Those functions include back office contact support operations, which processed over 21,000 customer emails and web-self service requests, as well as serving over 30,000 walk-in visitors to the City Hall facility. Also, the Controller incorporated capital and benefit costs into the report, two items not usually included in audits of other city departments, including the Controller’s Office.

Customer satisfaction is the primary measurement of the program’s success and the key factor ignored by the Controller. “To achieve consistently a score in the 90% range in just the second year is outstanding and a true credit to our city employees. We make first-class customer service a priority at Philly311,” said Negrin.

More than 3,000 customer satisfaction surveys show an average customer satisfaction rating of 92 percent. Examples of customer survey testimonials include:

“Every time I've called 311 it's been positive experiences and I like the system”; and “I work at a non-profit law firm and had a question related to a landlord. The 311 Agent went into the L&I system and provided me with all the information I needed. In the past, I used to have to try and track someone down at L&I and wait, wait, wait on hold. Now I can just call 311!”

“The results from the customer satisfaction shows Philly 311 is working for the people who call in,” said Rosetta Carrington Lue, 311 Contact Center Director. “Receiving direct feedback from the citizens we serve keeps us motivated. We are continually improving upon our customer service experience.”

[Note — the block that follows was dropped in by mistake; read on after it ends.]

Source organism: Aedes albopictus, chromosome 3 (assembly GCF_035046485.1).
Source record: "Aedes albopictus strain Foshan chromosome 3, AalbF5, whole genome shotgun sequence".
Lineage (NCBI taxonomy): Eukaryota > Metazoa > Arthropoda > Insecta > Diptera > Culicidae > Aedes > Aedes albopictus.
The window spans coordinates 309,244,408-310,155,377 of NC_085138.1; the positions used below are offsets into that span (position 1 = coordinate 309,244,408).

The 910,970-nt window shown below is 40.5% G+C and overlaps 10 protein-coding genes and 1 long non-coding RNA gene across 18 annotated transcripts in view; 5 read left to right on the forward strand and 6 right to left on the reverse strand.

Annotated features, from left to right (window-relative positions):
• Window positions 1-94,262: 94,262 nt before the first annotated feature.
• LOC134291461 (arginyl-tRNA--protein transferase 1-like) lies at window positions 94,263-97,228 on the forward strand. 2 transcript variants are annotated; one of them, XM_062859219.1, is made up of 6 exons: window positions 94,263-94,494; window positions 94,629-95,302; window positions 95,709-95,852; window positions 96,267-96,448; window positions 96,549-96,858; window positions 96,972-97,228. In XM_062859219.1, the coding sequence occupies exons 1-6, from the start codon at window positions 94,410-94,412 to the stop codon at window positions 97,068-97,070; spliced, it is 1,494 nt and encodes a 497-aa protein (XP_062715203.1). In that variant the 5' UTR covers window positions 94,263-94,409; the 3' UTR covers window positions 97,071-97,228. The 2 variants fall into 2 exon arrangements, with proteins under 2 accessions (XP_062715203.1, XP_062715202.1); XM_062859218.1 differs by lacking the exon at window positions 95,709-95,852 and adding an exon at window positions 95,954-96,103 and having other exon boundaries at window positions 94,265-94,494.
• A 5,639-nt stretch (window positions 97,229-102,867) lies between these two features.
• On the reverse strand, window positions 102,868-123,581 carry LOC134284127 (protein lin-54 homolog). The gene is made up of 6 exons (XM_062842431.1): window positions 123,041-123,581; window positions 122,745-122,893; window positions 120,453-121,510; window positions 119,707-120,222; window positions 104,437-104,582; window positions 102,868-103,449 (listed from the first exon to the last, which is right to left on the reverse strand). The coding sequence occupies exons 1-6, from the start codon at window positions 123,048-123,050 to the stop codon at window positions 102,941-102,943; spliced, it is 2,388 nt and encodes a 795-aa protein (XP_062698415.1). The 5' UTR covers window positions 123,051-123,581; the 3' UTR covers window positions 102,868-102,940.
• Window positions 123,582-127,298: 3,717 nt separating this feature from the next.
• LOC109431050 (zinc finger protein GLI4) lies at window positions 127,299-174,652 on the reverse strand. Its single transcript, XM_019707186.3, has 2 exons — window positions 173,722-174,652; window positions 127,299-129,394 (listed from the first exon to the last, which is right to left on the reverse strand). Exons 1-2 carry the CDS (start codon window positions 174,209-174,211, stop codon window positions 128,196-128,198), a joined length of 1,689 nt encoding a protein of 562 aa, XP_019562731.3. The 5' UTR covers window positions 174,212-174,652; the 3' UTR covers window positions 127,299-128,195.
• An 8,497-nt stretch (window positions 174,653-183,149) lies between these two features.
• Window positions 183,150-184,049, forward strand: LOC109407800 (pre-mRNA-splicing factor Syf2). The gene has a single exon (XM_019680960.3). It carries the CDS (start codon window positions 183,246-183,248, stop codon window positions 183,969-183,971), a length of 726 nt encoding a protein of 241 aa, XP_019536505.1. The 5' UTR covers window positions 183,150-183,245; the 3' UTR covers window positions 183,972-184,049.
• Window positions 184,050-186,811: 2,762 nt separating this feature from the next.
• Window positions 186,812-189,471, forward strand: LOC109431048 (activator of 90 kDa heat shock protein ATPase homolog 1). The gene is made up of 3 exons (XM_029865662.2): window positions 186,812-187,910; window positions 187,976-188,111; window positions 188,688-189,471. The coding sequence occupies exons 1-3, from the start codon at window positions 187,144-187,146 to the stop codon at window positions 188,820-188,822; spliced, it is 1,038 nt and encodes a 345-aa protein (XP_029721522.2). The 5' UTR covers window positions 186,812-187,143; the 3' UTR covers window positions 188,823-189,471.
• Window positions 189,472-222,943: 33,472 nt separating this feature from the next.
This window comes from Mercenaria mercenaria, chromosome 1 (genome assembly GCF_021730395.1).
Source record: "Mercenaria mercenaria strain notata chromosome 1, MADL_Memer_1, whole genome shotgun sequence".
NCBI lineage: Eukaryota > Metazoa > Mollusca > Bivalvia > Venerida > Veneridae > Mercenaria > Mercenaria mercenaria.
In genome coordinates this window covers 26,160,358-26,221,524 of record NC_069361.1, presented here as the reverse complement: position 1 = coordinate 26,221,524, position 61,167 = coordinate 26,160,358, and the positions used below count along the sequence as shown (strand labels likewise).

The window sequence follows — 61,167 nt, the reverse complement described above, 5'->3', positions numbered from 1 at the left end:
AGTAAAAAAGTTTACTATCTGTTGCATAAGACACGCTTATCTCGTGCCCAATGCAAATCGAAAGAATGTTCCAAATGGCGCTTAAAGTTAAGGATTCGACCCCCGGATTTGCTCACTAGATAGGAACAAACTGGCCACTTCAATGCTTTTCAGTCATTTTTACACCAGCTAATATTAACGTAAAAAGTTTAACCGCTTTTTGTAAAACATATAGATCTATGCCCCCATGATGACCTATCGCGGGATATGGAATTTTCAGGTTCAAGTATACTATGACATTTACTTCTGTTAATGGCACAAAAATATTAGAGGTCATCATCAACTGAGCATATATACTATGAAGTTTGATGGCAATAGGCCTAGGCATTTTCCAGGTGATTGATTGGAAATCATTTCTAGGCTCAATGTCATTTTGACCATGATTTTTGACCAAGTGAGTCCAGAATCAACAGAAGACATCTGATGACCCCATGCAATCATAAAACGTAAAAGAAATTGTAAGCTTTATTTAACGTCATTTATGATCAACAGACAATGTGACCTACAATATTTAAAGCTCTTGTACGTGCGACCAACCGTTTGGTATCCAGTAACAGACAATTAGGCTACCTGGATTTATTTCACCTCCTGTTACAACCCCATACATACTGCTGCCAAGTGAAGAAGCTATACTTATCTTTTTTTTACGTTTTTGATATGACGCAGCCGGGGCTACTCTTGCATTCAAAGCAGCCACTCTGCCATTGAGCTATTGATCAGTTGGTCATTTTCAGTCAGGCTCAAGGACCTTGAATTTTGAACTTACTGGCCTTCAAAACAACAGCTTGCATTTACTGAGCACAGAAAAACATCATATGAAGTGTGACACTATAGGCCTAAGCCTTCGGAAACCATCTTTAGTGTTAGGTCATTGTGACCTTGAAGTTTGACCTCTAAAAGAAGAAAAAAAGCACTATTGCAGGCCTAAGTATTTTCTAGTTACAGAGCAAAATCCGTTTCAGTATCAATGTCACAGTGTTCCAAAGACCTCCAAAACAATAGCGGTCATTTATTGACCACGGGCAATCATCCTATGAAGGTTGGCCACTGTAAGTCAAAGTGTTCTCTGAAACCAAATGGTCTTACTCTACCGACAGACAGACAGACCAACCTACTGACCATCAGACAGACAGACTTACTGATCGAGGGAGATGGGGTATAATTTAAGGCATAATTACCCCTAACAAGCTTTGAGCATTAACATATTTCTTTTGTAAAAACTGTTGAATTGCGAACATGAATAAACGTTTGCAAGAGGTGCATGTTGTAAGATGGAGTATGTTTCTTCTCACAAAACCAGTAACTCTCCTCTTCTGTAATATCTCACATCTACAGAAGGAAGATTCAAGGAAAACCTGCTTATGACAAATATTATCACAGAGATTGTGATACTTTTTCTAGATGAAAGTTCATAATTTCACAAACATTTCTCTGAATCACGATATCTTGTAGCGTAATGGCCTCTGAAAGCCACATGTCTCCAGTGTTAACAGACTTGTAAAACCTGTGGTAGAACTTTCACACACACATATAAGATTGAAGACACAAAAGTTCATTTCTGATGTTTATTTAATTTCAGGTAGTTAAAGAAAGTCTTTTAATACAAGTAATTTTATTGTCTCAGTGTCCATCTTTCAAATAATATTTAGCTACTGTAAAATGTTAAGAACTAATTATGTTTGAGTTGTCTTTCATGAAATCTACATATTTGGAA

Managing Director Negrin added, “Unlike the Pew case study, the Controller’s program report did not include any of those results in the final report. It clearly missed the whole point of the program.”

Lue also noted that the Controller’s report failed to mention that the 311 Program was designated as a Citizen-Engaged Community winner by the Public Institute of Technology in 2010. The City of Philadelphia was one of only nine cities to receive this designation by creating multi-access channels for residents to contact their local government. “I am very proud that the City of Philadelphia and the staff of Philly311 were applauded for their strong commitment to improve communication with the public,” she said.

The mission of Philly311 is aligned with Mayor Michael A. Nutter’s strategic Goal #5 for the city: Government Being More Efficient, Effective and Responsive. A PhillyStat session will be held on Friday, October 7, 2011 from 11:00am to 12:30pm in Room 1450 at the Municipal Services Building to review the Philly311 operations.